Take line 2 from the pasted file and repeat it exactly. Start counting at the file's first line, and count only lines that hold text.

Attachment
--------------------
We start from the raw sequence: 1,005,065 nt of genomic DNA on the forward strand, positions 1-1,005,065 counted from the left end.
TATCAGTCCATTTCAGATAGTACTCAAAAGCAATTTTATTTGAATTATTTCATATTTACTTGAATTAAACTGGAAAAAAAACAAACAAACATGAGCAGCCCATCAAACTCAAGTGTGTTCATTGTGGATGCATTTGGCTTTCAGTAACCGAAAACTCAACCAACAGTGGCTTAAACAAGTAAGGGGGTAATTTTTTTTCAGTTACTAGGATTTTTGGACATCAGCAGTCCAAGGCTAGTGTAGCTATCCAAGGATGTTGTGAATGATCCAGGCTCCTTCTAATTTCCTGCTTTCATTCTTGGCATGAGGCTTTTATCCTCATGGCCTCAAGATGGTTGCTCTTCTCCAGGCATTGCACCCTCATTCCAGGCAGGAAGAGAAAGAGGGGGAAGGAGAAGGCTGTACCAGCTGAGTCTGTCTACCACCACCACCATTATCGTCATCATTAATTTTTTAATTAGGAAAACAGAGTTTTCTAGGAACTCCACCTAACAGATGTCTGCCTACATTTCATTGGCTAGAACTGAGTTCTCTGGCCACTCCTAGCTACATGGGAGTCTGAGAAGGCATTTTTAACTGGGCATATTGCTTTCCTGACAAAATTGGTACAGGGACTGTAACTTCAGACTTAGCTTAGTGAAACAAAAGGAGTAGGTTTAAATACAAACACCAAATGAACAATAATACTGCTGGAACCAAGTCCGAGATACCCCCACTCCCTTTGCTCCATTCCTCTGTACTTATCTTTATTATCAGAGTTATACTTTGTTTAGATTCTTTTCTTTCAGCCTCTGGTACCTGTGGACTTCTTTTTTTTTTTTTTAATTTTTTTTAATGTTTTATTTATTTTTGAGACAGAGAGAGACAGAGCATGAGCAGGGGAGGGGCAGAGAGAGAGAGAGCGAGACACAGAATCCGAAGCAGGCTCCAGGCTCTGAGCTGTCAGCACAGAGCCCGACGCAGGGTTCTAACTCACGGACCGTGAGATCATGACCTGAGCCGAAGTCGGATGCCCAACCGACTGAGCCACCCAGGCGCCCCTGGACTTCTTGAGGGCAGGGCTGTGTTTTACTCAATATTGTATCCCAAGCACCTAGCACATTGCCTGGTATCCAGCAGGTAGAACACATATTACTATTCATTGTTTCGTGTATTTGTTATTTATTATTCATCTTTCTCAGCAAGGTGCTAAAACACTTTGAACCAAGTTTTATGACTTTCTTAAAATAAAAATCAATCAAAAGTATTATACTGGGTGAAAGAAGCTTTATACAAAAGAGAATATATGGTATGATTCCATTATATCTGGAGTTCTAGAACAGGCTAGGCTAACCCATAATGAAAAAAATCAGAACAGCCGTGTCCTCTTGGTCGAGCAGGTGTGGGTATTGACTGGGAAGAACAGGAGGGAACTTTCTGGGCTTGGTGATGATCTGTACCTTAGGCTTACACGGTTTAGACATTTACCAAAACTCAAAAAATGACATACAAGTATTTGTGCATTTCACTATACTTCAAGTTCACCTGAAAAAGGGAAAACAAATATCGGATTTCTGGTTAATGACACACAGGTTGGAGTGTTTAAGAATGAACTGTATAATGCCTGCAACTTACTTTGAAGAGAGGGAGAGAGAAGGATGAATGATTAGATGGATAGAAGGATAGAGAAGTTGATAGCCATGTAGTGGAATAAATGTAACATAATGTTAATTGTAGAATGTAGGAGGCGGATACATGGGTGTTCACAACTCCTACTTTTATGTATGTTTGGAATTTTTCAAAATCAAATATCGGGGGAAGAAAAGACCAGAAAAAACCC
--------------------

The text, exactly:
TATCAGTCCATTTCAGATAGTACTCAAAAGCAATTTTATTTGAATTATTTCATATTTACTTGAATTAAACTGGAAAAAAAACAAACAAACATGAGCAGCCCATCAAACTCAAGTGTGTTCATTGTGGATGCATTTGGCTTTCAGTAACCGAAAACTCAACCAACAGTGGCTTAAACAAGTAAGGGGGTAATTTTTTTTCAGTTACTAGGATTTTTGGACATCAGCAGTCCAAGGCTAGTGTAGCTATCCAAGGATGTTGTGAATGATCCAGGCTCCTTCTAATTTCCTGCTTTCATTCTTGGCATGAGGCTTTTATCCTCATGGCCTCAAGATGGTTGCTCTTCTCCAGGCATTGCACCCTCATTCCAGGCAGGAAGAGAAAGAGGGGGAAGGAGAAGGCTGTACCAGCTGAGTCTGTCTACCACCACCACCATTATCGTCATCATTAATTTTTTAATTAGGAAAACAGAGTTTTCTAGGAACTCCACCTAACAGATGTCTGCCTACATTTCATTGGCTAGAACTGAGTTCTCTGGCCACTCCTAGCTACATGGGAGTCTGAGAAGGCATTTTTAACTGGGCATATTGCTTTCCTGACAAAATTGGTACAGGGACTGTAACTTCAGACTTAGCTTAGTGAAACAAAAGGAGTAGGTTTAAATACAAACACCAAATGAACAATAATACTGCTGGAACCAAGTCCGAGATACCCCCACTCCCTTTGCTCCATTCCTCTGTACTTATCTTTATTATCAGAGTTATACTTTGTTTAGATTCTTTTCTTTCAGCCTCTGGTACCTGTGGACTTCTTTTTTTTTTTTTTAATTTTTTTTAATGTTTTATTTATTTTTGAGACAGAGAGAGACAGAGCATGAGCAGGGGAGGGGCAGAGAGAGAGAGAGCGAGACACAGAATCCGAAGCAGGCTCCAGGCTCTGAGCTGTCAGCACAGAGCCCGACGCAGGGTTCTAACTCACGGACCGTGAGATCATGACCTGAGCCGAAGTCGGATGCCCAACCGACTGAGCCACCCAGGCGCCCCTGGACTTCTTGAGGGCAGGGCTGTGTTTTACTCAATATTGTATCCCAAGCACCTAGCACATTGCCTGGTATCCAGCAGGTAGAACACATATTACTATTCATTGTTTCGTGTATTTGTTATTTATTATTCATCTTTCTCAGCAAGGTGCTAAAACACTTTGAACCAAGTTTTATGACTTTCTTAAAATAAAAATCAATCAAAAGTATTATACTGGGTGAAAGAAGCTTTATACAAAAGAGAATATATGGTATGATTCCATTATATCTGGAGTTCTAGAACAGGCTAGGCTAACCCATAATGAAAAAAATCAGAACAGCCGTGTCCTCTTGGTCGAGCAGGTGTGGGTATTGACTGGGAAGAACAGGAGGGAACTTTCTGGGCTTGGTGATGATCTGTACCTTAGGCTTACACGGTTTAGACATTTACCAAAACTCAAAAAATGACATACAAGTATTTGTGCATTTCACTATACTTCAAGTTCACCTGAAAAAGGGAAAACAAATATCGGATTTCTGGTTAATGACACACAGGTTGGAGTGTTTAAGAATGAACTGTATAATGCCTGCAACTTACTTTGAAGAGAGGGAGAGAGAAGGATGAATGATTAGATGGATAGAAGGATAGAGAAGTTGATAGCCATGTAGTGGAATAAATGTAACATAATGTTAATTGTAGAATGTAGGAGGCGGATACATGGGTGTTCACAACTCCTACTTTTATGTATGTTTGGAATTTTTCAAAATCAAATATCGGGGGAAGAAAAGACCAGAAAAAACCC